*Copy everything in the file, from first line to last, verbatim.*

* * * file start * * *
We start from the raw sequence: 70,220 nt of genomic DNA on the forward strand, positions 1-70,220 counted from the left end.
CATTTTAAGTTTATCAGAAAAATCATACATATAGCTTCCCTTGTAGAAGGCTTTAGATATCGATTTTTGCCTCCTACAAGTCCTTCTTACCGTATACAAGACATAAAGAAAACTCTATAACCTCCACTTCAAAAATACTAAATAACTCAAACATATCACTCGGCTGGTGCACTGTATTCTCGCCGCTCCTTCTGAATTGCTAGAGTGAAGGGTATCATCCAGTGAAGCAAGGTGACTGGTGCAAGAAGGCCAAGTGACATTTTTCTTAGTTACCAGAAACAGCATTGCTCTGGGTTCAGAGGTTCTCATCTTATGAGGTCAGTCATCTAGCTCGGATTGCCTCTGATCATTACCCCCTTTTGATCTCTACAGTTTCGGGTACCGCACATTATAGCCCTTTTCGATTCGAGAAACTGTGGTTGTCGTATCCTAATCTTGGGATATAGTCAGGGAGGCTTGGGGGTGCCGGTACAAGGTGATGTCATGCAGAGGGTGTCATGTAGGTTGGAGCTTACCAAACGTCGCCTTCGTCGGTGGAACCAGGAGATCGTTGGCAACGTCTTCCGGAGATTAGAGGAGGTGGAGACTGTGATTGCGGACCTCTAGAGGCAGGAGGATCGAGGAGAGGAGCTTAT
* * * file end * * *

We start from the raw sequence: 70,220 nt of genomic DNA on the forward strand, positions 1-70,220 counted from the left end.
CATTTTAAGTTTATCAGAAAAATCATACATATAGCTTCCCTTGTAGAAGGCTTTAGATATCGATTTTTGCCTCCTACAAGTCCTTCTTACCGTATACAAGACATAAAGAAAACTCTATAACCTCCACTTCAAAAATACTAAATAACTCAAACATATCACTCGGCTGGTGCACTGTATTCTCGCCGCTCCTTCTGAATTGCTAGAGTGAAGGGTATCATCCAGTGAAGCAAGGTGACTGGTGCAAGAAGGCCAAGTGACATTTTTCTTAGTTACCAGAAACAGCATTGCTCTGGGTTCAGAGGTTCTCATCTTATGAGGTCAGTCATCTAGCTCGGATTGCCTCTGATCATTACCCCCTTTTGATCTCTACAGTTTCGGGTACCGCACATTATAGCCCTTTTCGATTCGAGAAACTGTGGTTGTCGTATCCTAATCTTGGGATATAGTCAGGGAGGCTTGGGGGTGCCGGTACAAGGTGATGTCATGCAGAGGGTGTCATGTAGGTTGGAGCTTACCAAACGTCGCCTTCGTCGGTGGAACCAGGAGATCGTTGGCAACGTCTTCCGGAGATTAGAGGAGGTGGAGACTGTGATTGCGGACCTCTAGAGGCAGGAGGATCGAGGAGAGGAGCTTAT